If you’re looking for a small but highly practical plan, we’ve got you covered. It’s a free chicken coop plan for 4 chickens.
It’s nothing flashy, but with a little creativity and the right paint job, it can be a striking addition to your backyard!
The triangular design is wide at the base and has a hinged door for ease of cleaning, gathering eggs, and more. It’s also lightweight enough to be moved by one person, although it’d be much easier with two!
The coop features a large run, which will make your flock very happy. Chickens love to poke around for bugs, seeds, or eat whatever insects come their way.
Alright, enough chatter. Here’s the plan, available in PDF for easy downloading or printing.triangle-coop-two-chickens-final
Construction Tips To Consider
We are not carpenters, drafters, or building experts of any sort! So please take our suggestions as merely that…suggestions? The tips below are just observations we had after looking at the plan. Feel free to take ’em or leave ’em!
For the sides, it shows wire mesh. We recommend using hardware cloth with either 1/4 inch or 1/2 inch squares.
Cut it to the size of the opening and then staple it onto the siding from the inside of the coop. You CAN staple it on from the outside if you prefer, but it won’t look as nice (in our humble opinion).
The door has lovely strap hinges shown, but shows no handle to open it. You can get creative here if you want!
A simple option is to add a simple block of wood as the handle. But you can also use just about anything imaginable. Think outside the box, like the ideas below.
Cement Trowel – these make GREAT handles! Just screw it onto the door with a screw in each corner of the trowel. If you’re wanting a more rustic look, get a used trowel from a nearby used tools shop, pawn shop, Goodwill, or any business that sells used tools.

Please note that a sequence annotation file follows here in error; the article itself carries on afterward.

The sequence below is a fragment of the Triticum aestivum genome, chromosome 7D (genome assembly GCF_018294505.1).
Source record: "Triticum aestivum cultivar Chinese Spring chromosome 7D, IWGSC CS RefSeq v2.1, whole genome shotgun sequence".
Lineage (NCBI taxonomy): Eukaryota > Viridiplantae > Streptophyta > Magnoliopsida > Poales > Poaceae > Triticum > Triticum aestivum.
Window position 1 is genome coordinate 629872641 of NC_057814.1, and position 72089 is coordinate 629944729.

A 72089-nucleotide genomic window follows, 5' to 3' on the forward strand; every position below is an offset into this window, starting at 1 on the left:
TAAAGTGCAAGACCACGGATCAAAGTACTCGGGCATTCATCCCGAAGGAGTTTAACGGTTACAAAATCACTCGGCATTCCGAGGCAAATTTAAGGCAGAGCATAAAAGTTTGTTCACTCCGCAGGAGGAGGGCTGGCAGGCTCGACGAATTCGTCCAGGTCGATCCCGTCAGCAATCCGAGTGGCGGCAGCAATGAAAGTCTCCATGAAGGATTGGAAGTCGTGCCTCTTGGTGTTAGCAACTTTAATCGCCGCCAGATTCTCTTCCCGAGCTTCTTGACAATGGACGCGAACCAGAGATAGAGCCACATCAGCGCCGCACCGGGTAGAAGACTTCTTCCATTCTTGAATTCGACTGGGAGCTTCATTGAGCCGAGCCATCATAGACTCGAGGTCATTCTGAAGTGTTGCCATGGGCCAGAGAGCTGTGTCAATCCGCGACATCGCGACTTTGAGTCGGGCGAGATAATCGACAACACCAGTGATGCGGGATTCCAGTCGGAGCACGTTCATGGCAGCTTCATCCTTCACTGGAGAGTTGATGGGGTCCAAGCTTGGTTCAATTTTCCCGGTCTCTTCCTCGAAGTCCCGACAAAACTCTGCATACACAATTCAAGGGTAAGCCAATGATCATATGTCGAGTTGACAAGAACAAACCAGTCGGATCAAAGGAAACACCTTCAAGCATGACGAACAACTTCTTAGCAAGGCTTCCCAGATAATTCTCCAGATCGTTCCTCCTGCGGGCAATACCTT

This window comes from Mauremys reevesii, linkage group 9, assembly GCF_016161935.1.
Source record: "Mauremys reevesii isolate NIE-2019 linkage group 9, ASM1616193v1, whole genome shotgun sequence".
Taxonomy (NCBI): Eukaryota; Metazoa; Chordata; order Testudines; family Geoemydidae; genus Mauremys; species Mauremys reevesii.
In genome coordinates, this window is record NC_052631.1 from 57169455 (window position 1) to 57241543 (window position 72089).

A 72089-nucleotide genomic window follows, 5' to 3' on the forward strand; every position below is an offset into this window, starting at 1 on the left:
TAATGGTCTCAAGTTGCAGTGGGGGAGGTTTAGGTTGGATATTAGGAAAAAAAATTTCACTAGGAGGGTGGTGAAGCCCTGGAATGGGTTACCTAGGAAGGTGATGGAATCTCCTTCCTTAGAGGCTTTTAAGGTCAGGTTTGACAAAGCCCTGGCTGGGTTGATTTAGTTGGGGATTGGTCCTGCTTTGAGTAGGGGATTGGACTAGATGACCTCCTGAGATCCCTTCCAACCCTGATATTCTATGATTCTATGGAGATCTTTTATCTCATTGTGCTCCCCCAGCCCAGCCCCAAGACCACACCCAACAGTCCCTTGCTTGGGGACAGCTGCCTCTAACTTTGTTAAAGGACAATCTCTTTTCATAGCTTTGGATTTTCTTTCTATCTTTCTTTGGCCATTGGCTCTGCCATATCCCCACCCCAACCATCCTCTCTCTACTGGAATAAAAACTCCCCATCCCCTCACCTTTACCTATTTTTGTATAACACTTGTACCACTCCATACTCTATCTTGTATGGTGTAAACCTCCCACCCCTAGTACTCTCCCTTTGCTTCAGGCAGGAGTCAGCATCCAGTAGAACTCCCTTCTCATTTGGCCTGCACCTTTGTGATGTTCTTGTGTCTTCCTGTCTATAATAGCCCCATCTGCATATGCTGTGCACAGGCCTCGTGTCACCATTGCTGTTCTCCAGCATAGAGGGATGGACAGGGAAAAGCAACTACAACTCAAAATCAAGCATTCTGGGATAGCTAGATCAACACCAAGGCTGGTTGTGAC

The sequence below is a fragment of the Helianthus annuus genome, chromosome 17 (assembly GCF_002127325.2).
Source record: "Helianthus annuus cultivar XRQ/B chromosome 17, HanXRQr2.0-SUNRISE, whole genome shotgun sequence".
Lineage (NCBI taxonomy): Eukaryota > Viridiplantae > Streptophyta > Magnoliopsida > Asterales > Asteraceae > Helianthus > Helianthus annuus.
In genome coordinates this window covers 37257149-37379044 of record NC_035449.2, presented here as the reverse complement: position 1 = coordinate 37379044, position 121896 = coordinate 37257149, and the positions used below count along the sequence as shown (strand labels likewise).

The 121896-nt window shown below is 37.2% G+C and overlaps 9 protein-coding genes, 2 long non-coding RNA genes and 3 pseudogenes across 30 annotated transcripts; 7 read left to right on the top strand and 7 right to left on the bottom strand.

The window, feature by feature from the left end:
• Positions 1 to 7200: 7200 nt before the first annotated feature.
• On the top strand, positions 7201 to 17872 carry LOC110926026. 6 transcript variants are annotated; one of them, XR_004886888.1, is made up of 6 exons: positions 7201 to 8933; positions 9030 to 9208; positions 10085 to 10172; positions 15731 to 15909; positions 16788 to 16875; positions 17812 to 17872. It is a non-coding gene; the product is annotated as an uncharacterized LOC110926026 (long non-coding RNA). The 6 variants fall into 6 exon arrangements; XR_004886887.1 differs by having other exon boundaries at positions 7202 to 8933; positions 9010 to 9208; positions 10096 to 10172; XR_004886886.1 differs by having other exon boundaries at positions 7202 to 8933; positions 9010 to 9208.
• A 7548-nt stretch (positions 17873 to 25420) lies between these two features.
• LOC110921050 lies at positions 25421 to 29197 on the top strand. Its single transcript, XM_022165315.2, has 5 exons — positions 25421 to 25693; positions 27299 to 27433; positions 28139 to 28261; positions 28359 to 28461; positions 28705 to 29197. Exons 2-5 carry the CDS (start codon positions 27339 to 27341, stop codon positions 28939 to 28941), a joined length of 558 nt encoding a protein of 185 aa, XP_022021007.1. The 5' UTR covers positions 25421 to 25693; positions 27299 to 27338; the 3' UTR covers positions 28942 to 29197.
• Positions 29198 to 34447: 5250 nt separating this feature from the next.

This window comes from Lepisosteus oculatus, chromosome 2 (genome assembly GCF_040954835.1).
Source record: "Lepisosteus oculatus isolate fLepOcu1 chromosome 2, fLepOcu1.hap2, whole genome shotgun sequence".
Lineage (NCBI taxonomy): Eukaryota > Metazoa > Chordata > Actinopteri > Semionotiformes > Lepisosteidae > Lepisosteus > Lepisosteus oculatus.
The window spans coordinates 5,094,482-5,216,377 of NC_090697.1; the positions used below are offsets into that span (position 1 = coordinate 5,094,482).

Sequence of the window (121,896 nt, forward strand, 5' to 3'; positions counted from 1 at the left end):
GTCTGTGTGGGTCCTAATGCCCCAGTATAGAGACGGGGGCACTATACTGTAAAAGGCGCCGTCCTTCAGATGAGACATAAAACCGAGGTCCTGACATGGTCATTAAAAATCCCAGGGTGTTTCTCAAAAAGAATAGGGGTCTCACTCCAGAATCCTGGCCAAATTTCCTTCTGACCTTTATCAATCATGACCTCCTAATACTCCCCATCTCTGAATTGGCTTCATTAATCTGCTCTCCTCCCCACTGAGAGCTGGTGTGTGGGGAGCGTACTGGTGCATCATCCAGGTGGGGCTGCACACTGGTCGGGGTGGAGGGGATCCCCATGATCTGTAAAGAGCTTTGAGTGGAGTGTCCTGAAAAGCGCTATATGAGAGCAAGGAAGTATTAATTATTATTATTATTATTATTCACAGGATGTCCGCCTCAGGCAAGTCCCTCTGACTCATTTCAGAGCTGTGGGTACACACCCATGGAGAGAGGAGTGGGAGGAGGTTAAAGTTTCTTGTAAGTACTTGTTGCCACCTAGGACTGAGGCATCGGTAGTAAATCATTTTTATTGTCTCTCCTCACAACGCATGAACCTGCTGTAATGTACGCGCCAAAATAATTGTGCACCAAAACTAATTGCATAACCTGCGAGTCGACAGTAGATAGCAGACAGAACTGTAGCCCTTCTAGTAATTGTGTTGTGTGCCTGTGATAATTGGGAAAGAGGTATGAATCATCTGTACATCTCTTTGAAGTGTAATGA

You can configure plumbing parts into a variety of shapes that make great handles! They are easy to find at re-purposed building supplies stores if you want to save a few bucks. Below is a handle we use on the inside of our chicken coop.
Other Handle Ideas: round outdoor spigot handle, copper plumbing pipes, towel rack, door knob, and the list goes on.
The coop is large enough that moving it could be more of a chore for one person. By adding wheels to the each corner of the coop, you’ll have a much a much easier time.
Wheels can easily be added once the rest of the coop is built. To learn more about coop wheel options, see this article.
We hope you enjoy this simple yet super functional chicken coop plan. There are many creative ways to add your own spin on this design to make it suit your unique needs.
It’s a lightweight coop design that can look great in our backyard. Consider moving the coop several times a week to different areas of the yard. This not only fertilizes your lawn, it allows the chickens to pick at fresh bugs, seeds, and grass.
For more ideas on setting up your coop, read this guide.
Thanks for stopping by! Happy ‘Chickening!’